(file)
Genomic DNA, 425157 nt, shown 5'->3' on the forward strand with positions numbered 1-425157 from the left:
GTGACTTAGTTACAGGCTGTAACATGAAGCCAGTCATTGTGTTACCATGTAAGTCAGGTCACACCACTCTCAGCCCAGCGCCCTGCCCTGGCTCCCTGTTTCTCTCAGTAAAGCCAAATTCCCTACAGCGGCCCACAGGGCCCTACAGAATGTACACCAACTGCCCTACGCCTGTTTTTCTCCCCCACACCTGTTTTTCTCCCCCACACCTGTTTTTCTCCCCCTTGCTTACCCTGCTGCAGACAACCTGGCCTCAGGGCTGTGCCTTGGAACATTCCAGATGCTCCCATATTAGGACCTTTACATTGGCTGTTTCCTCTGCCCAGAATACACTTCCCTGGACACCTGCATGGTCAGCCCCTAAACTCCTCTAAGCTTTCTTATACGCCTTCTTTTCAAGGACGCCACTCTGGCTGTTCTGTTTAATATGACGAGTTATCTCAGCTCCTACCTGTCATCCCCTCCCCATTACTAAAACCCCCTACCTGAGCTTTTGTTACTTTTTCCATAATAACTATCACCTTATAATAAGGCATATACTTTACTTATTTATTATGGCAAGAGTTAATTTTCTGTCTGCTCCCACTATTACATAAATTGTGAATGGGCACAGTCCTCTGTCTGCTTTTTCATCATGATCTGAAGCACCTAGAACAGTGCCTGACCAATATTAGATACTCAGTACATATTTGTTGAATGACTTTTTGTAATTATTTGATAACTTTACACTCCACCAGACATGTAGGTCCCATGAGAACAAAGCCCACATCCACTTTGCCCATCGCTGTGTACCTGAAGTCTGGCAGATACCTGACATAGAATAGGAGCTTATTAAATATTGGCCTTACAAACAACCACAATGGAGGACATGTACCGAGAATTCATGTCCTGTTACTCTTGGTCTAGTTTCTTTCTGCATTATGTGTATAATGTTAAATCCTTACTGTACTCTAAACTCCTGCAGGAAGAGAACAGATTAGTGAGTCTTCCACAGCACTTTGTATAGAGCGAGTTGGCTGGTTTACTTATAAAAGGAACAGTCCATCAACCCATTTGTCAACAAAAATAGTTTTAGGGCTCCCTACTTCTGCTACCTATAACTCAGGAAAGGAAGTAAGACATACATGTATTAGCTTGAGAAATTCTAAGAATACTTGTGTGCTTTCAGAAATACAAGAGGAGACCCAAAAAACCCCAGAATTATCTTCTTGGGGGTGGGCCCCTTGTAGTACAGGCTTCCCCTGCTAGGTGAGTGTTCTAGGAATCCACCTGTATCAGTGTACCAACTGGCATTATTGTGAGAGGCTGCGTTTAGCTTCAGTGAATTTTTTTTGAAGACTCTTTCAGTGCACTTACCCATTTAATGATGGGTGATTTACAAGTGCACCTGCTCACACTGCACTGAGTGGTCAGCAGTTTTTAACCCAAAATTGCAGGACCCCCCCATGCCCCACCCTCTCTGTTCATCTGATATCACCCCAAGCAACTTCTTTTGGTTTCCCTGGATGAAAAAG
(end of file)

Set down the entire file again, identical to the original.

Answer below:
Genomic DNA, 425157 nt, shown 5'->3' on the forward strand with positions numbered 1-425157 from the left:
GTGACTTAGTTACAGGCTGTAACATGAAGCCAGTCATTGTGTTACCATGTAAGTCAGGTCACACCACTCTCAGCCCAGCGCCCTGCCCTGGCTCCCTGTTTCTCTCAGTAAAGCCAAATTCCCTACAGCGGCCCACAGGGCCCTACAGAATGTACACCAACTGCCCTACGCCTGTTTTTCTCCCCCACACCTGTTTTTCTCCCCCACACCTGTTTTTCTCCCCCTTGCTTACCCTGCTGCAGACAACCTGGCCTCAGGGCTGTGCCTTGGAACATTCCAGATGCTCCCATATTAGGACCTTTACATTGGCTGTTTCCTCTGCCCAGAATACACTTCCCTGGACACCTGCATGGTCAGCCCCTAAACTCCTCTAAGCTTTCTTATACGCCTTCTTTTCAAGGACGCCACTCTGGCTGTTCTGTTTAATATGACGAGTTATCTCAGCTCCTACCTGTCATCCCCTCCCCATTACTAAAACCCCCTACCTGAGCTTTTGTTACTTTTTCCATAATAACTATCACCTTATAATAAGGCATATACTTTACTTATTTATTATGGCAAGAGTTAATTTTCTGTCTGCTCCCACTATTACATAAATTGTGAATGGGCACAGTCCTCTGTCTGCTTTTTCATCATGATCTGAAGCACCTAGAACAGTGCCTGACCAATATTAGATACTCAGTACATATTTGTTGAATGACTTTTTGTAATTATTTGATAACTTTACACTCCACCAGACATGTAGGTCCCATGAGAACAAAGCCCACATCCACTTTGCCCATCGCTGTGTACCTGAAGTCTGGCAGATACCTGACATAGAATAGGAGCTTATTAAATATTGGCCTTACAAACAACCACAATGGAGGACATGTACCGAGAATTCATGTCCTGTTACTCTTGGTCTAGTTTCTTTCTGCATTATGTGTATAATGTTAAATCCTTACTGTACTCTAAACTCCTGCAGGAAGAGAACAGATTAGTGAGTCTTCCACAGCACTTTGTATAGAGCGAGTTGGCTGGTTTACTTATAAAAGGAACAGTCCATCAACCCATTTGTCAACAAAAATAGTTTTAGGGCTCCCTACTTCTGCTACCTATAACTCAGGAAAGGAAGTAAGACATACATGTATTAGCTTGAGAAATTCTAAGAATACTTGTGTGCTTTCAGAAATACAAGAGGAGACCCAAAAAACCCCAGAATTATCTTCTTGGGGGTGGGCCCCTTGTAGTACAGGCTTCCCCTGCTAGGTGAGTGTTCTAGGAATCCACCTGTATCAGTGTACCAACTGGCATTATTGTGAGAGGCTGCGTTTAGCTTCAGTGAATTTTTTTTGAAGACTCTTTCAGTGCACTTACCCATTTAATGATGGGTGATTTACAAGTGCACCTGCTCACACTGCACTGAGTGGTCAGCAGTTTTTAACCCAAAATTGCAGGACCCCCCCATGCCCCACCCTCTCTGTTCATCTGATATCACCCCAAGCAACTTCTTTTGGTTTCCCTGGATGAAAAAG